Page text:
20. Engineering design process — As students think through a new idea from concept to creation, the steps of the engineering design process / design thinking process can help. Like above, students could break down their ideas on individual slides or use a template with space for each step in one.
Once you have your interactive notebook established, you can up-level them by doing some of the following …
1. Color backgrounds — Activities might take one slide to complete. They might take multiple slides to complete. Want to show that several slides belong together in one activity? Or show which slides belong to a particular type of activity? It’s time to color code! Use the “Background …” button and change the fill color. I’ve found that the lighter the color, the better in most instances.
PRO TIP — To see all of your slides at once (like the image to the right), click the slide sorter button. It’s in the bottom left and looks like a 2×3 rectangle grid. Zoom out in your browser (Ctrl + minus) until you get the view you like.
2. Insert background images — Change the background of a slide to an image! We did this with the coordinate plane above. Find an image you want students to work with. By setting it as a background image, students can’t accidentally move it. It’s locked in place!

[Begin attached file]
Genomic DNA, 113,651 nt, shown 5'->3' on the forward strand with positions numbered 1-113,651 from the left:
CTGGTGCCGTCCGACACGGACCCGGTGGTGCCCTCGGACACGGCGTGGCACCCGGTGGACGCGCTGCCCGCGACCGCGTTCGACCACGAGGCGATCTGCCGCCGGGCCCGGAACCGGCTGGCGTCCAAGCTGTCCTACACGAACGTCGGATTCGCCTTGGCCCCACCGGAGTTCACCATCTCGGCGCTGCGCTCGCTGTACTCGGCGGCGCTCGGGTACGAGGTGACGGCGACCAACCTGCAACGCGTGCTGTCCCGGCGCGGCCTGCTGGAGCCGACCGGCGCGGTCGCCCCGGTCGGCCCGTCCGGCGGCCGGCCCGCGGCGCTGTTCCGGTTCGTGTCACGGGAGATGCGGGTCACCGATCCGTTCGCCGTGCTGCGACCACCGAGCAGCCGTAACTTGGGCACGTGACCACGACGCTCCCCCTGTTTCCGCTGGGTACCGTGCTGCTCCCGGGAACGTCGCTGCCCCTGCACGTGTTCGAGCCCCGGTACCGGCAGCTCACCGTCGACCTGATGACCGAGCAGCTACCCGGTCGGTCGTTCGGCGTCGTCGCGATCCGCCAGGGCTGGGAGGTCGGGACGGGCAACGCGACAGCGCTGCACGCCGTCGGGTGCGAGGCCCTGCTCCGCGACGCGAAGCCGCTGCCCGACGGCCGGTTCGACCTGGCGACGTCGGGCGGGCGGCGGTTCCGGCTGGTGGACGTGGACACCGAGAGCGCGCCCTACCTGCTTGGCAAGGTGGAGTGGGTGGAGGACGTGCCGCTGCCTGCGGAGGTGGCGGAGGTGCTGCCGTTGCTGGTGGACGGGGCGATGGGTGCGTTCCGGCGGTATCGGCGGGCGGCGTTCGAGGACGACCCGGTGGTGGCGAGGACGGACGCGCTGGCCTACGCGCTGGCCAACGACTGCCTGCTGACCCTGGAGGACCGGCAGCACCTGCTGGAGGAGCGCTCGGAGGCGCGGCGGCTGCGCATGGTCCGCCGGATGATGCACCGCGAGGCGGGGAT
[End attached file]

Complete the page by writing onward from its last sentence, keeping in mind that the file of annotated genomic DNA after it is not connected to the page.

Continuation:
3. Lock text into place — Speaking of students moving things around by accident, has this ever happened in your class? You put text boxes or other items on a slide and students accidentally move them, rendering your hard prep work useless. Want to lock certain parts of a slide in place so students can’t move them? It’s easier than you think. Design the parts that you want to lock into place in a slide. Then go to File > Download as > JPEG (current slide). That slide is saved as an image file. Change the background image of a student slide to that image. It locks those parts (text, shapes lines, etc.) in place because those parts are saved as an image! Students can then add on top of that background image you created without accidentally moving anything. See how to do this in more detail in this blog post.
4. Create master slides — These are the pre-designed slides you find in the “Layout” button in the toolbar. You can create your own pre-designed slides and have students add them to their notebooks. Just use the “Layout” button in the toolbar or the dropdown button next to the “+” button in the top left corner of the screen. This is great for recurring activities — or to set the background color automatically for your students.
Go to View > Master. All of the possible layouts are in thumbnails to the left of the slide. I suggest deleting any of them your students won’t use. Create a new slide master with the “+” button you use to create a new slide. Design it so that it’s ready for your students to use.